Stress and pregnancy

Stress and pregnancy

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What is stress?

Stress is a normal reaction to changes and challenges. Even good or exciting changes can be stressful.

Some stress can be helpful, because it gives you the motivation and focus to face challenges and get things done.

But too much stress can be overwhelming, making it difficult to cope with everyday tasks. Too much stress can affect your body, thoughts and feelings. It can also affect your behaviour - for example, some people who are overstressed might eat too much or get angry.

Stress and pregnancy

For some expectant parents, pregnancy itself can be stressful.

For example, waiting for and getting the results of antenatal tests can cause stress. If you've gone through fertility treatment or experienced a previous miscarriage or death of a baby, pregnancy can be physically and emotionally demanding for you and your family.

Pregnancy can also mean lots of emotional, physical and thinking changes. The changes of pregnancy can be even more stressful if your pregnancy was unplanned, because you might have had less time to prepare for these changes.

You might also be feeling overwhelmed by information, advice and stories from family, friends and others.

Other events and situations that can cause emotional upheaval and high levels of stress in pregnancy include:

  • financial problems
  • relationship problems and/or break-up
  • the need to move house or the process of moving house
  • the need to change your job or work hours
  • other children who need help adjusting to the pregnancy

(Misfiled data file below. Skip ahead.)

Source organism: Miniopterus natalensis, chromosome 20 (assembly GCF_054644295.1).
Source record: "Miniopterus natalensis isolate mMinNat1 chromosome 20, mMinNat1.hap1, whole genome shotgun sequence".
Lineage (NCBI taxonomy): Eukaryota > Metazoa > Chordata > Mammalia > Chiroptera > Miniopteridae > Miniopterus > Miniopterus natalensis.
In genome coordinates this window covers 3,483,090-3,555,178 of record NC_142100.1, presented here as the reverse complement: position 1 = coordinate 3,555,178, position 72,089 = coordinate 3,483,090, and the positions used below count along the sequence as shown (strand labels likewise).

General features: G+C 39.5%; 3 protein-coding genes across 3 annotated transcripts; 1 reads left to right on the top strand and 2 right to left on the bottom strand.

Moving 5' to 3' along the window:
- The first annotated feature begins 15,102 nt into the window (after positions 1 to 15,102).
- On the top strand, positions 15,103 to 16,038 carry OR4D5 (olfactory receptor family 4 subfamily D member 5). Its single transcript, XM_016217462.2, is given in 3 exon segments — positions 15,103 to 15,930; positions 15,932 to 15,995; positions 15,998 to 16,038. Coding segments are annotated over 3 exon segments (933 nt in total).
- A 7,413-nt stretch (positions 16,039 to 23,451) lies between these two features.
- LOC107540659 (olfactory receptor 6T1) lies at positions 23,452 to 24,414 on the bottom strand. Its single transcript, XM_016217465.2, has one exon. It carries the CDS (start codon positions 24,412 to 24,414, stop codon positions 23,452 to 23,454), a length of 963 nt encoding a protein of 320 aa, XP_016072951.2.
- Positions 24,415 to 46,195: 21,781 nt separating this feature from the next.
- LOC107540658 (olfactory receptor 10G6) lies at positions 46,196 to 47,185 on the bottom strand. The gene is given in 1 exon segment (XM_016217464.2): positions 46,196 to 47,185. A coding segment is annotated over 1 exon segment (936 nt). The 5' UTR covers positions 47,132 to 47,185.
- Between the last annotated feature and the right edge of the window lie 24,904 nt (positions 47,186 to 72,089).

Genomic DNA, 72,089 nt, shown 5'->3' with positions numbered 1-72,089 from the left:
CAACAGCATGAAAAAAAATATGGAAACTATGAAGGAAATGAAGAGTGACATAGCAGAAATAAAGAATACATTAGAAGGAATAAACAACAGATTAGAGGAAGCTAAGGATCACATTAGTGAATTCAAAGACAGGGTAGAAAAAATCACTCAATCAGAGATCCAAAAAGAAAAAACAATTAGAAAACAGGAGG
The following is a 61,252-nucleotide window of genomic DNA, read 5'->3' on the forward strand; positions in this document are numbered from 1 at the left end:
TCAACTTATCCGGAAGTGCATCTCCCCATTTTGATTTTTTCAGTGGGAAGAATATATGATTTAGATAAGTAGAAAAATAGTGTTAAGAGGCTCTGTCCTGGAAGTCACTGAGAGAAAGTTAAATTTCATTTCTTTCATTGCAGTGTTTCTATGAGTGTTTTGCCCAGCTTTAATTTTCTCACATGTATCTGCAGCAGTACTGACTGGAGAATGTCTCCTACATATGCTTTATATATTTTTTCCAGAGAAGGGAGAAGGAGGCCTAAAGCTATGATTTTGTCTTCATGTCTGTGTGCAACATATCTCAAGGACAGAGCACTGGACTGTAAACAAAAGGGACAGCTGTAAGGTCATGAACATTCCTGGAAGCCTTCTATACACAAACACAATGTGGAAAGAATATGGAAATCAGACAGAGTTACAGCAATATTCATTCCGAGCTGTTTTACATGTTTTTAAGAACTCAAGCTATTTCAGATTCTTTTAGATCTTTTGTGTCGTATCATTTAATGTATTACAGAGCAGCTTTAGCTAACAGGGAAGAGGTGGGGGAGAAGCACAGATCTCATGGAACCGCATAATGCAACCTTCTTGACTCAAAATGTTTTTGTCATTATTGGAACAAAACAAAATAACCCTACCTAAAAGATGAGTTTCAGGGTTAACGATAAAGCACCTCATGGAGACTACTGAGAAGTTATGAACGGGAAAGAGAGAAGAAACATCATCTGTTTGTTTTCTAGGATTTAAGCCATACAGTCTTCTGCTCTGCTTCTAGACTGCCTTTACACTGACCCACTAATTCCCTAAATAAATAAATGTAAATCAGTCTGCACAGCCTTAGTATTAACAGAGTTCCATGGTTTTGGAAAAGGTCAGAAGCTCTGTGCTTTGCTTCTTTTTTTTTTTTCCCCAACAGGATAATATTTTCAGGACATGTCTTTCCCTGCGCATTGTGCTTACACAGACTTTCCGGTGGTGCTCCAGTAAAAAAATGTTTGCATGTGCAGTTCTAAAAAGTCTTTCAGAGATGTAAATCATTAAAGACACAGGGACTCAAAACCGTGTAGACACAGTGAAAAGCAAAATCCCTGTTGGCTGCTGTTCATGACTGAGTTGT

• family illness or death of a family member
  • grief
  • family violence
  • problems with alcohol and other drugs
  • history of mental illness, anxiety or depression.

Your stress levels can be higher if several of these things are happening at the same time.

Antenatal appointments with your midwife or doctor are your chance to talk about your health, lifestyle and wellbeing, including things in your life that might be causing stress. For example, if you're worried about becoming a parent or there are problems in your relationship, including family violence, it's a good idea for you to talk about it, so you can get support.

Recognising stress

It's not always easy to recognise stress. It might be something you don't even recognise until it becomes overwhelming.

It can be easier to recognise and deal with stress if you know the things in your life that might cause stress, as well as the signs that you're feeling stressed.

These questions might help you spot stress in your life:

  • Do you often feel worried or anxious? Have you experienced a lot of stress in your life before you became pregnant? It's a good idea to be aware of your emotions during times of change, including pregnancy.
  • Do you lead a busy life? Pregnancy can be a good time to try to slow things down.
  • Is there a lot of change going on in your life? Sometimes even positive changes, like a promotion at work, can be stressful if you need to make big adjustments.
  • How are things in your home or work environment? For example, is your partner going through a tough time, or are you having trouble getting along with your boss? Sometimes it's stress in people around us that can make things difficult.

You can also look out for these physical and thinking signs of stress:

  • lots of nervous energy - for example, not being able to sit still, or feeling edgy and 'jumpy'
  • fast breathing or the feeling that your heart is beating faster
  • trouble relaxing or sleeping
  • lots of thoughts racing around your mind - for example, thoughts and worries about the future
  • feeling unwell - for example, headaches or other aches and pains.

Why it's important to manage stress in pregnancy

When you manage stress, your pregnancy is likely to be a more positive experience overall.